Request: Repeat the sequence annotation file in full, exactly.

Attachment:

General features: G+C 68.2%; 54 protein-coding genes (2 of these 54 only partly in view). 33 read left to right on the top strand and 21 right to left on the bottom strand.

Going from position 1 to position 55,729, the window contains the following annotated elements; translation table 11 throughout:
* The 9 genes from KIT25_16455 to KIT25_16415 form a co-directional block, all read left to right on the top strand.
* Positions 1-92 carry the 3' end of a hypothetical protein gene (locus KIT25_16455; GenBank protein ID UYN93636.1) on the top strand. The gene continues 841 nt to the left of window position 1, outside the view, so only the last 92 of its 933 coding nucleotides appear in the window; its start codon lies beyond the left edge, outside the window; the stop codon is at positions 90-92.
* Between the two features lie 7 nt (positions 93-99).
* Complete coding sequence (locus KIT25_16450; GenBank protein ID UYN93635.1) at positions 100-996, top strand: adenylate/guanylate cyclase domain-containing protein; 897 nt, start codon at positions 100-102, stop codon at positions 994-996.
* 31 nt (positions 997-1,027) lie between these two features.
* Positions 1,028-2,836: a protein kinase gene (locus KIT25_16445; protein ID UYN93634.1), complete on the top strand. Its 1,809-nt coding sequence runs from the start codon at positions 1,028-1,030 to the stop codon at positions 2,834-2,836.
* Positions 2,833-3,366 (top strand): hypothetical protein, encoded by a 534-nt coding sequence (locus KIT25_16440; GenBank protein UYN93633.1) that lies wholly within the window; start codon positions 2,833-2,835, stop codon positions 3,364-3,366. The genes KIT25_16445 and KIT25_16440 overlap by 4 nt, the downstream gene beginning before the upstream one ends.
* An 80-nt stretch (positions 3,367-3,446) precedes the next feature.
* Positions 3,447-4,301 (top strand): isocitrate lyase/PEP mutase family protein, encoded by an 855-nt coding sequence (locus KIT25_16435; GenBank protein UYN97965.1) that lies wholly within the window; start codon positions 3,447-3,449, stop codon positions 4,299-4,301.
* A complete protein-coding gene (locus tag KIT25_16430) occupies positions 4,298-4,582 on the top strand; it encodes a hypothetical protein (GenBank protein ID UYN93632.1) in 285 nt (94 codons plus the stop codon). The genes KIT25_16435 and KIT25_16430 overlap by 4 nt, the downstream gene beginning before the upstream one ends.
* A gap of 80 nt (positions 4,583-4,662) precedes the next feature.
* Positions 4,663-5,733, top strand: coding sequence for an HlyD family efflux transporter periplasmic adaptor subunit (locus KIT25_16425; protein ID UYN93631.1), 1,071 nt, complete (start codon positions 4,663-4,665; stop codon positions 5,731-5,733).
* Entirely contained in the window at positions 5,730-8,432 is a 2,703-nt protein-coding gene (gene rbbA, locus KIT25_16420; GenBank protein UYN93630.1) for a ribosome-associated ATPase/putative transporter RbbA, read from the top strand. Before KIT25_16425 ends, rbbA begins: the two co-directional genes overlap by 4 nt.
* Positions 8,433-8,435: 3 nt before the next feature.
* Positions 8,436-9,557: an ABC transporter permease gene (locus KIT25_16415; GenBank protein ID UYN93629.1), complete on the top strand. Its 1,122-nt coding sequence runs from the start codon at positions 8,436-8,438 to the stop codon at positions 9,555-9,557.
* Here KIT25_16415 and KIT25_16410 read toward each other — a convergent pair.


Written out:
General features: G+C 68.2%; 54 protein-coding genes (2 of these 54 only partly in view). 33 read left to right on the top strand and 21 right to left on the bottom strand.

Going from position 1 to position 55,729, the window contains the following annotated elements; translation table 11 throughout:
* The 9 genes from KIT25_16455 to KIT25_16415 form a co-directional block, all read left to right on the top strand.
* Positions 1-92 carry the 3' end of a hypothetical protein gene (locus KIT25_16455; GenBank protein ID UYN93636.1) on the top strand. The gene continues 841 nt to the left of window position 1, outside the view, so only the last 92 of its 933 coding nucleotides appear in the window; its start codon lies beyond the left edge, outside the window; the stop codon is at positions 90-92.
* Between the two features lie 7 nt (positions 93-99).
* Complete coding sequence (locus KIT25_16450; GenBank protein ID UYN93635.1) at positions 100-996, top strand: adenylate/guanylate cyclase domain-containing protein; 897 nt, start codon at positions 100-102, stop codon at positions 994-996.
* 31 nt (positions 997-1,027) lie between these two features.
* Positions 1,028-2,836: a protein kinase gene (locus KIT25_16445; protein ID UYN93634.1), complete on the top strand. Its 1,809-nt coding sequence runs from the start codon at positions 1,028-1,030 to the stop codon at positions 2,834-2,836.
* Positions 2,833-3,366 (top strand): hypothetical protein, encoded by a 534-nt coding sequence (locus KIT25_16440; GenBank protein UYN93633.1) that lies wholly within the window; start codon positions 2,833-2,835, stop codon positions 3,364-3,366. The genes KIT25_16445 and KIT25_16440 overlap by 4 nt, the downstream gene beginning before the upstream one ends.
* An 80-nt stretch (positions 3,367-3,446) precedes the next feature.
* Positions 3,447-4,301 (top strand): isocitrate lyase/PEP mutase family protein, encoded by an 855-nt coding sequence (locus KIT25_16435; GenBank protein UYN97965.1) that lies wholly within the window; start codon positions 3,447-3,449, stop codon positions 4,299-4,301.
* A complete protein-coding gene (locus tag KIT25_16430) occupies positions 4,298-4,582 on the top strand; it encodes a hypothetical protein (GenBank protein ID UYN93632.1) in 285 nt (94 codons plus the stop codon). The genes KIT25_16435 and KIT25_16430 overlap by 4 nt, the downstream gene beginning before the upstream one ends.
* A gap of 80 nt (positions 4,583-4,662) precedes the next feature.
* Positions 4,663-5,733, top strand: coding sequence for an HlyD family efflux transporter periplasmic adaptor subunit (locus KIT25_16425; protein ID UYN93631.1), 1,071 nt, complete (start codon positions 4,663-4,665; stop codon positions 5,731-5,733).
* Entirely contained in the window at positions 5,730-8,432 is a 2,703-nt protein-coding gene (gene rbbA, locus KIT25_16420; GenBank protein UYN93630.1) for a ribosome-associated ATPase/putative transporter RbbA, read from the top strand. Before KIT25_16425 ends, rbbA begins: the two co-directional genes overlap by 4 nt.
* Positions 8,433-8,435: 3 nt before the next feature.
* Positions 8,436-9,557: an ABC transporter permease gene (locus KIT25_16415; GenBank protein ID UYN93629.1), complete on the top strand. Its 1,122-nt coding sequence runs from the start codon at positions 8,436-8,438 to the stop codon at positions 9,555-9,557.
* Here KIT25_16415 and KIT25_16410 read toward each other — a convergent pair.